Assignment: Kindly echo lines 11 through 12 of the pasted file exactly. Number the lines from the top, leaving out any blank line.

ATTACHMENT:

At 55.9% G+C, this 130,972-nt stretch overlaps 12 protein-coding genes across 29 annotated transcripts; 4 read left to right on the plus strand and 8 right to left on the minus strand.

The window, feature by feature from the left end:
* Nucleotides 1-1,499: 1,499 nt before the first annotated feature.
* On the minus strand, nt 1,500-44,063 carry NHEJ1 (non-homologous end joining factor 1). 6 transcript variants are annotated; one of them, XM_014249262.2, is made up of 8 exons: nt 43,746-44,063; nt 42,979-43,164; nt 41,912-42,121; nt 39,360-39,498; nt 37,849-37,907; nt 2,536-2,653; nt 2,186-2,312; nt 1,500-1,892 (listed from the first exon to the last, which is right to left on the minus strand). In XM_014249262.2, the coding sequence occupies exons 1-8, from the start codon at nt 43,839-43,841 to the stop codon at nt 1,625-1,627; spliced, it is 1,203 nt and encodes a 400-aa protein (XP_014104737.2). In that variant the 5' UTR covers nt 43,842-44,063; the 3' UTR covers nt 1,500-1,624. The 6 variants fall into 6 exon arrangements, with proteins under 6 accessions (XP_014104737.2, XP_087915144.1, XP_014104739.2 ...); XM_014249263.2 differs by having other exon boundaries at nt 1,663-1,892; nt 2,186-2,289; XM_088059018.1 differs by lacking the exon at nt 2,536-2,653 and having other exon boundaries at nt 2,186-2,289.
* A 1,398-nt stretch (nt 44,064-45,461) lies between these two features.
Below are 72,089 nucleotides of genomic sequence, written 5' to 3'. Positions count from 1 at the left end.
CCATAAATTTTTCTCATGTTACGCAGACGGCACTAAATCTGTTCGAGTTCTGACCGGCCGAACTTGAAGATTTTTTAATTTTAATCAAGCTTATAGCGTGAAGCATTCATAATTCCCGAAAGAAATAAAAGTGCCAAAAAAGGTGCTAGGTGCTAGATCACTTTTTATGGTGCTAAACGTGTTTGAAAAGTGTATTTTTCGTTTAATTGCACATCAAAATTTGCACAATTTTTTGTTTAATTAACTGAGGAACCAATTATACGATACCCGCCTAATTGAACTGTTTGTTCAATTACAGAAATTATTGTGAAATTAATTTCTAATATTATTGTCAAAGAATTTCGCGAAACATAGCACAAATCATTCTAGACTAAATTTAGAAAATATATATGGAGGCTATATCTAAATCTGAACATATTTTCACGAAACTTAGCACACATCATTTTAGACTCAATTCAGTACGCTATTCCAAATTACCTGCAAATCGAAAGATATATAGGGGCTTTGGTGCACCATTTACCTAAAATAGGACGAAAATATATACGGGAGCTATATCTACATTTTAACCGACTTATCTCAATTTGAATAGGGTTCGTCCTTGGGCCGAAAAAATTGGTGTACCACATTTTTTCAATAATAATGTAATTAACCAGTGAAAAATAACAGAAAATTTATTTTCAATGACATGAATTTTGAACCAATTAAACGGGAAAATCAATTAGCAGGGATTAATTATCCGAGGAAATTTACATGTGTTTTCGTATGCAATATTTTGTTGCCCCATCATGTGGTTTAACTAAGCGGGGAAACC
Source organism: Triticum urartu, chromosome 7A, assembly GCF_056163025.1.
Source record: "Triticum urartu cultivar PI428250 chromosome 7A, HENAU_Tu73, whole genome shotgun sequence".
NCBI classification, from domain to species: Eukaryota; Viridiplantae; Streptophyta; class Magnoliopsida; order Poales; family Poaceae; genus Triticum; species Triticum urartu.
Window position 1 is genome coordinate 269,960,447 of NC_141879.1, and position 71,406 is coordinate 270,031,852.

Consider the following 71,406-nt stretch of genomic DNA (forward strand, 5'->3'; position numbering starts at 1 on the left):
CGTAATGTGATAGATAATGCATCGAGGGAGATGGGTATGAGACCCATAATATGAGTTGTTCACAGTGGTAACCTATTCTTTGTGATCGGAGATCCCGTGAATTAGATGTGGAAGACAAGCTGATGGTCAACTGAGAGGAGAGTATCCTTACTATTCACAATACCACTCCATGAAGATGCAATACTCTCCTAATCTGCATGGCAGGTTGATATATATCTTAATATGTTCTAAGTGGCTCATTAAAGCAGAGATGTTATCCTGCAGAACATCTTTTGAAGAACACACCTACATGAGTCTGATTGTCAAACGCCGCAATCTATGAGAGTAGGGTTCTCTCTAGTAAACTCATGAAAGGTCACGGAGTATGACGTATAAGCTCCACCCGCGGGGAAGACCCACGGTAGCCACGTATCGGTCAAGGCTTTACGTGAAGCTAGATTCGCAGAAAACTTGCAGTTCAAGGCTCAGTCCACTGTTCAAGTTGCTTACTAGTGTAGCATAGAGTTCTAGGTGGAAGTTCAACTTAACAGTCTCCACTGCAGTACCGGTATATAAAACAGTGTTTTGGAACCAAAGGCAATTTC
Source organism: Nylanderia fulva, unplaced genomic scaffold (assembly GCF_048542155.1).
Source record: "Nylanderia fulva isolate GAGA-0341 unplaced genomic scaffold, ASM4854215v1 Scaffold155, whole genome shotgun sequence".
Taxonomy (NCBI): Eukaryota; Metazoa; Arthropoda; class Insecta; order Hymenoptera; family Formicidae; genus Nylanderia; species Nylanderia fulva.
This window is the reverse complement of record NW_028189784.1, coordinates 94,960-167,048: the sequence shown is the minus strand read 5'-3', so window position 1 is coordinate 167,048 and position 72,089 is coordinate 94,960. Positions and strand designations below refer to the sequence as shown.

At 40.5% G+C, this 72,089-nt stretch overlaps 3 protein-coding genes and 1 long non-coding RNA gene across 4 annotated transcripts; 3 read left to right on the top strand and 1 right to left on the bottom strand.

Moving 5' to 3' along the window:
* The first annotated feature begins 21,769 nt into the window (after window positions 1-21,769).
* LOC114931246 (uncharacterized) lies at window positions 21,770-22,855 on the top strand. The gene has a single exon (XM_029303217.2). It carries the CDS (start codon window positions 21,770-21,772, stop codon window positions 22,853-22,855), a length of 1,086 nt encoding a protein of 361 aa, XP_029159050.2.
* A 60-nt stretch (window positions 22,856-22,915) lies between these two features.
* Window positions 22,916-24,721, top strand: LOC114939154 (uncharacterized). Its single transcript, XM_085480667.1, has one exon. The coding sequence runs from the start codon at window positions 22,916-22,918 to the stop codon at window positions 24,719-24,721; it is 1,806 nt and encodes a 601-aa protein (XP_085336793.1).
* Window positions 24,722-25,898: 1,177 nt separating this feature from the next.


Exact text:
Window position 1 is genome coordinate 269,960,447 of NC_141879.1, and position 71,406 is coordinate 270,031,852.

Consider the following 71,406-nt stretch of genomic DNA (forward strand, 5'->3'; position numbering starts at 1 on the left):